Trade and the predatory state: Ricardian exchange with armed competition for resources—a diagrammatic exposition


Armed conflicts—especially wars—between/among nation-states, considered as monolithic wholes, surely reduce the mutual benefit they enjoy from trade. That common sense is virtually self-evident. Wars destroy trust that is essential to trade, wars and preparations for war absorb resources otherwise available for productive investment and exchange. Wars destroy people, their capital, and land. Anticipation or fear of war distorts free exchange, causing nations to protect domestic production. Accordingly, I was surprised and puzzled, when attending a seminar by Professors Garfinkel and Syropoulos (Trading with the enemy, Memo of March 1, 2017, Department of Economics, University of California-Irvine, Irvine, CA) to learn of a rigorous mathematical model that entailed mixed motives in international systems that might lead at once to armed conflict among states which nevertheless simultaneously benefit from mutual trade. So here I develop a primitive Ricardian model to explore how incentives to trade interact with those of predation. Its primary purpose is heuristic: to assemble the components of Ricardo, present them in a manner that specifically incorporates opportunities for appropriation through armed conflict, and shows how the component working parts fit together. Importantly, the paper builds the simplest possible model for the case at hand. Methodologically, the steps are geometric/diagrammatic with only ancillary attention to mathematics. The aim is to construct and explore the simplest possible classical, old-fashioned model that could permit analysis of those trade-predation linkages that seem to permit so unexpected a conclusion.

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  1. 1.

    See Garfinkel and Syropoulos (2017). An updated version is Garfinkel et al. (2019).

  2. 2.

    Use of geometry to derive relationships (rather than merely illustrate conclusions already known from mathematics) has gone out of style in recent years. Still, geometry can yield insight that mathematics does not, as in physics or engineering. Geometry and visualization allow rough generalizations and skirt the constraints that specific algebraic formulas entail. Gordon Tullock’s “conflict success function” is one example of those constraints.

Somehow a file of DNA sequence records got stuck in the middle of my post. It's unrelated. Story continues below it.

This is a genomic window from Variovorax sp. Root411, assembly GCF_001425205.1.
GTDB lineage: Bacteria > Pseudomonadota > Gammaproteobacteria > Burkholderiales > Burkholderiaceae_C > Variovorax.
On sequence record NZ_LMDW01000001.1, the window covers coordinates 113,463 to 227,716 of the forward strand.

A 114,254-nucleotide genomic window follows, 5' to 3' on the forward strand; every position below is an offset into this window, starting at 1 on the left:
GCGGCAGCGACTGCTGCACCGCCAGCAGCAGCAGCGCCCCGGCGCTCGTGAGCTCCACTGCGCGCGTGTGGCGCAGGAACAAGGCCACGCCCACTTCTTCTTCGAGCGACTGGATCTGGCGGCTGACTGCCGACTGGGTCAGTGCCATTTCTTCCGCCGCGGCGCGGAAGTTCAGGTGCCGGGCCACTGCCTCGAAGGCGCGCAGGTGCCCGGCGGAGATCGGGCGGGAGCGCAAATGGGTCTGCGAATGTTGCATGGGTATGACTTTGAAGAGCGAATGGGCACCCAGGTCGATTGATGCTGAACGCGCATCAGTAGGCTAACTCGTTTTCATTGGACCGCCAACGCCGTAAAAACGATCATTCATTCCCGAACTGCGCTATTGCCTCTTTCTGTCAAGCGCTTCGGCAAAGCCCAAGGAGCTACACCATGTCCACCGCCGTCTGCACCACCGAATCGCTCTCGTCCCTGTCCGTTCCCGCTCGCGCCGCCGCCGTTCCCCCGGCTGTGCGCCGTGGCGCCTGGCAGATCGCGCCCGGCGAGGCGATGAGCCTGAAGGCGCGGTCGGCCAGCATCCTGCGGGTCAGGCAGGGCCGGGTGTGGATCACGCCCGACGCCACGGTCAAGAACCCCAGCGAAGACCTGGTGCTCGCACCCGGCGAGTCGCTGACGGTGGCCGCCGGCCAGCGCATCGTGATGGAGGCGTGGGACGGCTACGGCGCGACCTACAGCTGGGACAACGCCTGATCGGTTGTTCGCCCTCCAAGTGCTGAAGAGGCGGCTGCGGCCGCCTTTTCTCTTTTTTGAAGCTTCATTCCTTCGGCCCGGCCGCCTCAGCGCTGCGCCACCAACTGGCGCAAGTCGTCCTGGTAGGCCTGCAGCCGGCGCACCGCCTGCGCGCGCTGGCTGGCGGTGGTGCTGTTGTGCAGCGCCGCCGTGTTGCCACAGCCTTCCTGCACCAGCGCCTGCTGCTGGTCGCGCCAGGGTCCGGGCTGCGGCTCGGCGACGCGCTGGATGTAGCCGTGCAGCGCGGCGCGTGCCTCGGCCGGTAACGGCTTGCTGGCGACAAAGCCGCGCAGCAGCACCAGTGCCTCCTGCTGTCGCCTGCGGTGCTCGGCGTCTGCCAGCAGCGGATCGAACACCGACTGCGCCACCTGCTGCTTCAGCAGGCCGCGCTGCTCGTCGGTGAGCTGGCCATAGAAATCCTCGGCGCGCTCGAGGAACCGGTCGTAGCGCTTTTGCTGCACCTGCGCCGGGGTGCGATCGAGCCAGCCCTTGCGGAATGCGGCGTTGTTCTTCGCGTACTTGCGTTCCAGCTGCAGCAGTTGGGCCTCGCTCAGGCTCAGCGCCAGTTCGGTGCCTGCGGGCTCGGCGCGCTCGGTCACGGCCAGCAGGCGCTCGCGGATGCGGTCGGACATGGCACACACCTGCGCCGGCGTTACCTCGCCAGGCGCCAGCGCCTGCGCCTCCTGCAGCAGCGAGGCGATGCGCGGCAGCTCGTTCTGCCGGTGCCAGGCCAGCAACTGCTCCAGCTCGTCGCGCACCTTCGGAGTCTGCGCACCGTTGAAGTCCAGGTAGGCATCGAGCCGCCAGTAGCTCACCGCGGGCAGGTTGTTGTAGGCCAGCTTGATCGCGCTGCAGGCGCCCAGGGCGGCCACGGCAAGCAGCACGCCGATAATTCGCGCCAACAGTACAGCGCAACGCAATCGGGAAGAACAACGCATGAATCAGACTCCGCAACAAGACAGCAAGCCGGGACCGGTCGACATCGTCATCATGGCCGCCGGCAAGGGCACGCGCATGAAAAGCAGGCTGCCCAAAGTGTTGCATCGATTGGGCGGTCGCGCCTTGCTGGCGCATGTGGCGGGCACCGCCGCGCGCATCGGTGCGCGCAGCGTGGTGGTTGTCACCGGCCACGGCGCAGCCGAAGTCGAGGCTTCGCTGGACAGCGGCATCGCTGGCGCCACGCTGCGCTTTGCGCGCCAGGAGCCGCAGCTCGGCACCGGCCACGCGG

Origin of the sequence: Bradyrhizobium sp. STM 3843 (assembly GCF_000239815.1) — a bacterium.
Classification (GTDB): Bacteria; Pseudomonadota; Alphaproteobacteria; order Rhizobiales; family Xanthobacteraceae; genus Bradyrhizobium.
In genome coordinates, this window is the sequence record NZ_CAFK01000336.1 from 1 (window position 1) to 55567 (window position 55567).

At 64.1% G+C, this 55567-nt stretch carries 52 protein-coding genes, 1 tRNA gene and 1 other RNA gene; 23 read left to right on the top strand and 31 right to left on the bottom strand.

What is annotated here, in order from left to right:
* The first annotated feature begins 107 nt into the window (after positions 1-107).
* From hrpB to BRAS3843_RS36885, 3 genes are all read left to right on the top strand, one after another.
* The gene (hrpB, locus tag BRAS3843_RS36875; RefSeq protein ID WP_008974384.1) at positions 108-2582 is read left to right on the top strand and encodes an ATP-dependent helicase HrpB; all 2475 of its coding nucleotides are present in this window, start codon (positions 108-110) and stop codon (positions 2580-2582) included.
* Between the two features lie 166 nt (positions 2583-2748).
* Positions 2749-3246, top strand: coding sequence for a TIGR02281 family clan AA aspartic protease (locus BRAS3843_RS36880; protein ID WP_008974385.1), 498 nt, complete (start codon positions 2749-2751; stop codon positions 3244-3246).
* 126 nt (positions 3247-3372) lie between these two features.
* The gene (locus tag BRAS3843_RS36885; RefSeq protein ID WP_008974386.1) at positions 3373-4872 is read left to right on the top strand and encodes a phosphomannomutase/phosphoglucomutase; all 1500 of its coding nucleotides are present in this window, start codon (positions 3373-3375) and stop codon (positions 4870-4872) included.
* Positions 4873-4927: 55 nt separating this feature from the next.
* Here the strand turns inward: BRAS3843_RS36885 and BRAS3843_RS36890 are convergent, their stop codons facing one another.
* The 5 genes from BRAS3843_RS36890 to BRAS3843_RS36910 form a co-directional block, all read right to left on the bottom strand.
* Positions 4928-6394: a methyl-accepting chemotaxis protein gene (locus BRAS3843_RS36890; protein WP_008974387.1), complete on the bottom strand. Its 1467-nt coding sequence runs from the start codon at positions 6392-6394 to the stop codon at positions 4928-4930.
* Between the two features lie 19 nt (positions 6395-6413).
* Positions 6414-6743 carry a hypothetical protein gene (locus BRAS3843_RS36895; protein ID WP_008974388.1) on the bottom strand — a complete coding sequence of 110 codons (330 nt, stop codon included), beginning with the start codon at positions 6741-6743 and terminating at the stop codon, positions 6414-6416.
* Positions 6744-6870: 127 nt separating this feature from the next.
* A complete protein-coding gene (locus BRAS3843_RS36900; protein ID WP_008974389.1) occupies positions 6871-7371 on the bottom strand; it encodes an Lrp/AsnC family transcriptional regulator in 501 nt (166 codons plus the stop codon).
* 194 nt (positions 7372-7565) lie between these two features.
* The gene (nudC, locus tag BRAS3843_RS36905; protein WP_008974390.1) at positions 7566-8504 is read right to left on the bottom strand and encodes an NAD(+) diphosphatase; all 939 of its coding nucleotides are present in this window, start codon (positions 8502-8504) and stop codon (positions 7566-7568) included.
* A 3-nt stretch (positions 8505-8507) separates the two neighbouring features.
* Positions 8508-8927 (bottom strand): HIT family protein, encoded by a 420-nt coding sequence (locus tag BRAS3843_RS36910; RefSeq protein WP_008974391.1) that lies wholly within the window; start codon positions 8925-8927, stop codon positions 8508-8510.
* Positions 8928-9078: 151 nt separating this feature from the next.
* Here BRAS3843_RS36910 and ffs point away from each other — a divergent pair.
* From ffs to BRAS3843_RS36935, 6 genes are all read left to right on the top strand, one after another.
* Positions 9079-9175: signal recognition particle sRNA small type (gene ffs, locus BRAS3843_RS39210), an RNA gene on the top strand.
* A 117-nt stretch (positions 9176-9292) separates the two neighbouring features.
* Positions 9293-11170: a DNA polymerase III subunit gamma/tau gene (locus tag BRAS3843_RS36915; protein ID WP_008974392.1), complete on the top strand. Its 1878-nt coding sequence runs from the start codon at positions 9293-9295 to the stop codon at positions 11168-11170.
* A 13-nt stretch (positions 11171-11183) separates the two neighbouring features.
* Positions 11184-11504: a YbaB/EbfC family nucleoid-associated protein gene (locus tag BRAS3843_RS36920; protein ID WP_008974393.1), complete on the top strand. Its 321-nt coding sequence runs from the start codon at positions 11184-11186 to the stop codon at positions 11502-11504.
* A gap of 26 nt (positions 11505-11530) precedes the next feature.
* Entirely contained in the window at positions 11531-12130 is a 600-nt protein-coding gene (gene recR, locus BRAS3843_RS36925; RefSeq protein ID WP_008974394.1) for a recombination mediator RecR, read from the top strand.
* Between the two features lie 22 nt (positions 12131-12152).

3. 3.

    Since we will ignore the destruction that often marks conflict, the term “guns” should be taken figuratively. Of course, other factors than GB influence A’s choice of GA, but all are incorporated into the function f.

  4. 4.

    However, to find it one must wade through the elementary geometry. To follow the argument, the reader must be comfortable with Ricardo’s theory of comparative advantage, offer curves to represent demand/supply, and Edgeworth box diagrams with their relation to production possibility frontiers.

  5. 5.

    This insightful simplifying assumption is due to GS. It implies a degree of separation between predation and trade that otherwise would be lost in a muddle of counterbalancing interactions.

  6. 6.

    Effects of unequal disproportional factor endowments: If the endowments of K and L were not of the same proportion in all countries, then even though production functions for Z and for G were identical, disproportional endowments would lead to total world production inside the true world production possibilities frontier, or PPW, changing our analysis.

  7. 7.

    However, if inside of A the ownership of K and L is divided unequally among diverse groups, not everyone would benefit from such endless expansion; some will lose, but that is an issue ignored in this paper. For detailed analysis of this issue, the reader is referred to McGuire (1978) which is available on request.

  8. 8.